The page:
Celeron de Bienville's Expedition

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Revision as of 17:11, 27 April 2013 by (Talk)

Bienville, Joseph Pierre Celoron de (Lead) Plate.jpg
Photograph of a partial lead plate discovered at the mouth of the Muskingum Rivernear Marietta in Washington County, Ohio. The plates were buried by French explorer Joseph Pierre Celoron de Bienville and his scouting party in 1749. The plate's inscriptions is in French and claim King Louis the XV of France the ruler of the Ohio Valley region. This plate was part of a group of plates placed near strategic tributaries of the Ohio River by Celoron and his party. The expedition and the ceremonies conducted when the plates were buried was intended as a show of force and an attempt to reclaim land for France on which British settlers were encroaching.

From 1744 until 1748, England and France were engaged in King George's War. During the conflict, England managed to blockade France's colonies in North America. This greatly inhibited the French fur trade with the Indians of North America due to a lack of manufactured goods from Europe that could be exchanged for the natives' furs. English businessmen quickly stepped in to fill the void, becoming the major trading partners with the Native Americans in the Ohio Country.

At the war's conclusion, little changed in North America. The respective sides controlled the same territory as they had prior to the conflict. They also both claimed ownership of the Ohio Country. England had a somewhat greater presence in the region due to their improved ability to trade with the natives. In 1748, Comte de la Galissoniere, the highest-ranking French official in North America, ordered Celeron de Bienville (also spelled Celeron de Blainville) to take 250 French soldiers to the Ohio Country to renew old friendships with local Native Americans and to drive the English traders from the region.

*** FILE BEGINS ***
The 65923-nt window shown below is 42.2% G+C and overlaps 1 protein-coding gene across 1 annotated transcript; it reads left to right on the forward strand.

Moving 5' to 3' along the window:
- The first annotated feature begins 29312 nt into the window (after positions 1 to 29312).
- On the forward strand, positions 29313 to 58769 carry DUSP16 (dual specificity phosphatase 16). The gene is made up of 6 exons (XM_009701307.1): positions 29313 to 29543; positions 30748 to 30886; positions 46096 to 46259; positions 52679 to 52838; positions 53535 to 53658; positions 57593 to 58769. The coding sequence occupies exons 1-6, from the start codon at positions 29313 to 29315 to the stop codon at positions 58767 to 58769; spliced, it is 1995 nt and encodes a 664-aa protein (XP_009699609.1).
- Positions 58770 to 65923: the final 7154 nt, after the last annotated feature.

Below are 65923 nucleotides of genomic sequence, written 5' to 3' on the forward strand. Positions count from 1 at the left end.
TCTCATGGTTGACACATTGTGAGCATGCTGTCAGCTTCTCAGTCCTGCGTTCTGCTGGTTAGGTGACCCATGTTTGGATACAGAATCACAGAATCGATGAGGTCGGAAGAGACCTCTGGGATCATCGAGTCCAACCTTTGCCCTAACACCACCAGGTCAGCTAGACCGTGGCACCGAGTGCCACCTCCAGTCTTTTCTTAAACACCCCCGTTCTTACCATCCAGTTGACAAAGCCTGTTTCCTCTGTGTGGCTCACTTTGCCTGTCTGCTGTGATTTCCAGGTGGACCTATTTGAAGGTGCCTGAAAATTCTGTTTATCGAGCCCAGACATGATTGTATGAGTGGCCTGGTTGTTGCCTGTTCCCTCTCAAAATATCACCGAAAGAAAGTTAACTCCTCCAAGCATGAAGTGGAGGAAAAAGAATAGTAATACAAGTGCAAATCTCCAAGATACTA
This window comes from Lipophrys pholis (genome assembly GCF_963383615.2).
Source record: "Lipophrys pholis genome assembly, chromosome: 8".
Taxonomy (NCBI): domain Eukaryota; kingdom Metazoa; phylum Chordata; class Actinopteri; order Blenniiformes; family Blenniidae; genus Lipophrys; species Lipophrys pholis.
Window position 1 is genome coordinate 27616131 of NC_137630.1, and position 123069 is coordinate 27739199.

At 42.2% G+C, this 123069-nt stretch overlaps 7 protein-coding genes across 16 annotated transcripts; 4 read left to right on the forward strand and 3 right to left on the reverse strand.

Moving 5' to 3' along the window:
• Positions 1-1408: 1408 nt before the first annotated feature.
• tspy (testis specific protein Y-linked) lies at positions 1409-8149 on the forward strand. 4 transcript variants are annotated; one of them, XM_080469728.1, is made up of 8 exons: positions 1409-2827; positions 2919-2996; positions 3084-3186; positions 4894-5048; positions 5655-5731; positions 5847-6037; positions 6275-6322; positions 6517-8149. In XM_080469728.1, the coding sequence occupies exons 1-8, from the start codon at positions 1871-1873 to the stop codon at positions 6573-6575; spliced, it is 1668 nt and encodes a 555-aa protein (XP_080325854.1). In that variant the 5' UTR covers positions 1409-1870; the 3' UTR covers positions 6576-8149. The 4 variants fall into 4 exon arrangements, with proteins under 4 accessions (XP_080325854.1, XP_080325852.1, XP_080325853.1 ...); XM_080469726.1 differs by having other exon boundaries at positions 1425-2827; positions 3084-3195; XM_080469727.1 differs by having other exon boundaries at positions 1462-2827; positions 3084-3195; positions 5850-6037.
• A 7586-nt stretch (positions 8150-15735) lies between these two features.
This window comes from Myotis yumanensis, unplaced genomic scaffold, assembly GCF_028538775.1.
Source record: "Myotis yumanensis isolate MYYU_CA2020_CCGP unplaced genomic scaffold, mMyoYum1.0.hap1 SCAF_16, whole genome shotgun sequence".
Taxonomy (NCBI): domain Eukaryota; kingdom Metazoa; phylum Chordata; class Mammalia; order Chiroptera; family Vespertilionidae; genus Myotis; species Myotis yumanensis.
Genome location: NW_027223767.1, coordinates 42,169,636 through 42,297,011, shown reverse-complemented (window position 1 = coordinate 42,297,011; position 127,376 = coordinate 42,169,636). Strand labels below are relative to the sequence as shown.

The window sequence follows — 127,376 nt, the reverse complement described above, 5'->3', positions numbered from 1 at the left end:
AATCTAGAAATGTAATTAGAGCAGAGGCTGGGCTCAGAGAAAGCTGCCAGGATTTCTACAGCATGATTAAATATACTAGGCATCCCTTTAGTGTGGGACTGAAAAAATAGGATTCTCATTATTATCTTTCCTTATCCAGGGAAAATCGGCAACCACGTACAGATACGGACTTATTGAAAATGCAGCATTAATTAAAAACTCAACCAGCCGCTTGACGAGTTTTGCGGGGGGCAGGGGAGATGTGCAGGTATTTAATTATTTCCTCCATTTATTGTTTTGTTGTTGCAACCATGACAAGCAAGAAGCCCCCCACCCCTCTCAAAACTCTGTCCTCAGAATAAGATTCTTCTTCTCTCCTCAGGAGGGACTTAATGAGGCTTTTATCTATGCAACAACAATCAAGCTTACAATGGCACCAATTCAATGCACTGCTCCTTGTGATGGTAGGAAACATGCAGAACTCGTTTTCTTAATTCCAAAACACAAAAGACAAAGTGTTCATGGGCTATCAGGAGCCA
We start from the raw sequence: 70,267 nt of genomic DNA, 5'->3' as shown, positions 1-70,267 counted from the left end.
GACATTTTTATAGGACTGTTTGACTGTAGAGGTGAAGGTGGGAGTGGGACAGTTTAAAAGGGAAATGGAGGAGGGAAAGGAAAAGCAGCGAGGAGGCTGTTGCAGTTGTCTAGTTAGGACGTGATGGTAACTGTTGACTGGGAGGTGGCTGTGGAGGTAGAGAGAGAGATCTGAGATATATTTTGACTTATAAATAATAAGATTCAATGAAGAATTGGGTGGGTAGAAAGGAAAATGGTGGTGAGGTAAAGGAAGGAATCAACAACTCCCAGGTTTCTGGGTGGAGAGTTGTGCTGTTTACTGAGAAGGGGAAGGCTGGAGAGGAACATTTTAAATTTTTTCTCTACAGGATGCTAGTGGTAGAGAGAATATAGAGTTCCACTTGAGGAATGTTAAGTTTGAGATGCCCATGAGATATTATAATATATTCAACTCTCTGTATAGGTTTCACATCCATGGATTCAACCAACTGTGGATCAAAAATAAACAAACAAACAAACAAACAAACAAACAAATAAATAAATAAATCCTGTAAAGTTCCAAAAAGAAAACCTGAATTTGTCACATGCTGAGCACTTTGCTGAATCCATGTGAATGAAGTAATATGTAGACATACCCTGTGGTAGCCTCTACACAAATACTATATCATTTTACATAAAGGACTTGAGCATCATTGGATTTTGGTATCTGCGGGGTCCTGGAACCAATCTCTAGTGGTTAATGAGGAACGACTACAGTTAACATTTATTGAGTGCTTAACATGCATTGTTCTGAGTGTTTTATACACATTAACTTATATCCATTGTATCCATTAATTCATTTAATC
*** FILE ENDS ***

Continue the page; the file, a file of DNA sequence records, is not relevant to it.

De Bienville carried out the mission in the summer of 1749. He made his way from Montreal by descending the Allegany River to the headwaters of the Ohio River (modern-day Pittsburgh), where he then proceeded down the Ohio. De Bienville carried several lead plates with him. On these plates were pronouncements laying claim to the Ohio Country. At the places where major rivers joined the Ohio, the party stopped and buried one of the tablets. On a nearby tree, a metal plaque was placed, asserting the claims of France and stating that the tablet lay nearby. This practice of burying plates first began in Europe in the Middle Ages and was a common way to show landownership. In total, De Bienville is believed to have buried six plates. Only one has been found intact.

The French soldiers proceeded from Pittsburgh to the Great Miami River, planting the plates as they went. Along the route, the soldiers encountered large numbers of British traders, especially at Lower Shawnee Town at the Scioto River's mouth. De Bienville demanded that the English leave, but most simply refused. Five months after his expedition began, the French commander returned to Montreal. He had failed in driving the British from the Ohio Country and in reestablishing alliances with the natives. The French did not simply give up after De Bienville's expedition. French traders quickly moved into the region, hoping to recreate the favorable trading arrangements that they had enjoyed with the Ohio Country's Native Americans before King George's War. With both the French and English claiming the Ohio Country, future conflicts were inevitable. The French and Indian War (1756-1763) and the resulting Treaty of Paris (1763) would finally settle the issue. Due to its victory in the French and Indian War, England emerged from the conflict as the European owners of the Ohio Country. Many Native Americans in the region failed to recognize British ownership or control, and conflicts continued in the region for a number of years.